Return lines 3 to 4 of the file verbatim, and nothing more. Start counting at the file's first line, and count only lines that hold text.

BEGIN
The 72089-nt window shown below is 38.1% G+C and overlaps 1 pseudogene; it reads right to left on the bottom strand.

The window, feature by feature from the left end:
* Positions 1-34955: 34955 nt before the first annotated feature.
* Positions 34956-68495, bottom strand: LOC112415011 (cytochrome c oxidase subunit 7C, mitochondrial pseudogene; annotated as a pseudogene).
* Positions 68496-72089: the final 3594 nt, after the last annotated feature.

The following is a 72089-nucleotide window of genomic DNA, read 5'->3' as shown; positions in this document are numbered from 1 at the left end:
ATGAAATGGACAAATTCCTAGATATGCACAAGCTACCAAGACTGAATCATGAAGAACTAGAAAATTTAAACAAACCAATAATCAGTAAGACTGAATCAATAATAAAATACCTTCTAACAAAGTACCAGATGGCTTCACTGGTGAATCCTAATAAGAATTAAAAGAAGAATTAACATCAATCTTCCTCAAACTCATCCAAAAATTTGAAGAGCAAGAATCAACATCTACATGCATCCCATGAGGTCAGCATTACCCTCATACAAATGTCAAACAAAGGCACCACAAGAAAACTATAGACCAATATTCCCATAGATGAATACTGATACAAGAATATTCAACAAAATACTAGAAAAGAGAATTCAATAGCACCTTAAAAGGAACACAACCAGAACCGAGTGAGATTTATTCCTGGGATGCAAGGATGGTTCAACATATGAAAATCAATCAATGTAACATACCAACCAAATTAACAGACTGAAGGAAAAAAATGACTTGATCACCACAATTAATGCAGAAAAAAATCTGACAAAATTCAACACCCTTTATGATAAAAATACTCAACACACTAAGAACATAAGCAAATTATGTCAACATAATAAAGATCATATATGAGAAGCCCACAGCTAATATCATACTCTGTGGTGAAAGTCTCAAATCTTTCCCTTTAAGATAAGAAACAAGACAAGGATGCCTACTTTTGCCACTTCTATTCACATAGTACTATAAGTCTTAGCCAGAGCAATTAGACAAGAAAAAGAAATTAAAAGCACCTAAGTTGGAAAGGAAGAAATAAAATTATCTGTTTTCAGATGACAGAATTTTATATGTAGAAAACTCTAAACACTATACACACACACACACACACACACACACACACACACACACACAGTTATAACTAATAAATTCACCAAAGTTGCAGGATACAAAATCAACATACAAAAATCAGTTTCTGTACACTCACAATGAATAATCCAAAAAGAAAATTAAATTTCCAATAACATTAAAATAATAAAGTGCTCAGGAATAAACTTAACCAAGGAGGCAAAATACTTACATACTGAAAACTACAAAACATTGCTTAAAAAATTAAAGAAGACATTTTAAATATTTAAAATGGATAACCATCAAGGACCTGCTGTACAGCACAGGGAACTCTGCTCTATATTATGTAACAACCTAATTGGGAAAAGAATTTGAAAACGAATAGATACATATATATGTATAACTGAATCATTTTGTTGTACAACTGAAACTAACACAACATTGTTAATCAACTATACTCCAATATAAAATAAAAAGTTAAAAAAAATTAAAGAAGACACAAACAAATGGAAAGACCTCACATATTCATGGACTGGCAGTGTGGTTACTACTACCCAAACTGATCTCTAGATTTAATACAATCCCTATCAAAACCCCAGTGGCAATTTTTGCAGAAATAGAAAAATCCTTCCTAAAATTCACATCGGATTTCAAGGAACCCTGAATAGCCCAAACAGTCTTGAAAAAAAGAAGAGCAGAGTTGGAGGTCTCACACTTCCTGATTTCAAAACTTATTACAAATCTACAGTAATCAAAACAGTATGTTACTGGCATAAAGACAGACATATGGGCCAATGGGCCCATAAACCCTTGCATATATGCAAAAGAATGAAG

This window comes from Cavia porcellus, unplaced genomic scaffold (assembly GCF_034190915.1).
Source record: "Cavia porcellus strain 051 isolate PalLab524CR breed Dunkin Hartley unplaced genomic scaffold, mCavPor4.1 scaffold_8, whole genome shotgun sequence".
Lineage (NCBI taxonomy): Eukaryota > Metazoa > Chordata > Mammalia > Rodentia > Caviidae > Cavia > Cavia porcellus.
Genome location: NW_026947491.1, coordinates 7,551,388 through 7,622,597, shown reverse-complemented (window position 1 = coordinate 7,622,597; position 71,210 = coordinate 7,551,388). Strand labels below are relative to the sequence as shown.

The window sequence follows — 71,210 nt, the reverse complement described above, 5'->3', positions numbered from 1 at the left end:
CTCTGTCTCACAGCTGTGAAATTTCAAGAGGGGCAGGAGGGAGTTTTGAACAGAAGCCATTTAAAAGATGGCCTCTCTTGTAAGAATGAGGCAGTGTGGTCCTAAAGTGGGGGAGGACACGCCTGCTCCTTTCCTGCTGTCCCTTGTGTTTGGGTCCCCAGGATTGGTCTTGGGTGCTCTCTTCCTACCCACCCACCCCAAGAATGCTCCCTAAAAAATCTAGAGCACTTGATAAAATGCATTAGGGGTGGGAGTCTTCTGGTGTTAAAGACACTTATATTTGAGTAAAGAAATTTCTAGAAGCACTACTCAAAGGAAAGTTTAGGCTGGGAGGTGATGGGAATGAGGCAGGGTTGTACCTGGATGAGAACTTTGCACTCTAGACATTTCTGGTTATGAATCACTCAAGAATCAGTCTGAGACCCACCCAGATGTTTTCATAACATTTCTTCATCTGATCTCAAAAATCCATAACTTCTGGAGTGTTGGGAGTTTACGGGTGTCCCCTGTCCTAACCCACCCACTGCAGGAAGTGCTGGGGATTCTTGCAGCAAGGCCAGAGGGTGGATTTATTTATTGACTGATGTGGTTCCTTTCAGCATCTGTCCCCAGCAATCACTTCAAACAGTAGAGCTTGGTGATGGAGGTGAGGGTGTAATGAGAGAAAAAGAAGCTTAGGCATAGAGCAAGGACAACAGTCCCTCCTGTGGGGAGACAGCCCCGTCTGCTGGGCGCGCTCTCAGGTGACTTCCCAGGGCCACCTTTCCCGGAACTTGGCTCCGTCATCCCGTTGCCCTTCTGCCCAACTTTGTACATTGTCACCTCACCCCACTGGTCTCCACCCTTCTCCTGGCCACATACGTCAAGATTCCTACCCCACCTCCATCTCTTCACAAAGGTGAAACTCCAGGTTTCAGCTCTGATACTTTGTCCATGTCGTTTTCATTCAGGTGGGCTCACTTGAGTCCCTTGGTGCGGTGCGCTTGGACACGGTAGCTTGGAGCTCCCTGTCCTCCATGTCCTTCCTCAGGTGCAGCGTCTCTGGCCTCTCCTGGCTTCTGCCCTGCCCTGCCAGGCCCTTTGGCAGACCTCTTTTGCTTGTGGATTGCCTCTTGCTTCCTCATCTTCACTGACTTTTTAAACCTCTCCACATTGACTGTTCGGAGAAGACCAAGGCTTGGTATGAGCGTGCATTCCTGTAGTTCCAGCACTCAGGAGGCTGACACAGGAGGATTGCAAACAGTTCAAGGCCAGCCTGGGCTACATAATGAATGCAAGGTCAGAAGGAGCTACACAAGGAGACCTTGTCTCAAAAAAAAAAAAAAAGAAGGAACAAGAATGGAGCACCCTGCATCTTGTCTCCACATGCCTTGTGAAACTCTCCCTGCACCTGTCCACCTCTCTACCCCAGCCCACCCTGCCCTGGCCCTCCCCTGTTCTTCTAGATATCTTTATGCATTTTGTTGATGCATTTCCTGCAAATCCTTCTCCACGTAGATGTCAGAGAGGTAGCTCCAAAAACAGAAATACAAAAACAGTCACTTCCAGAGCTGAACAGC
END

* Positions 1-34955: 34955 nt before the first annotated feature.
* Positions 34956-68495, bottom strand: LOC112415011 (cytochrome c oxidase subunit 7C, mitochondrial pseudogene; annotated as a pseudogene).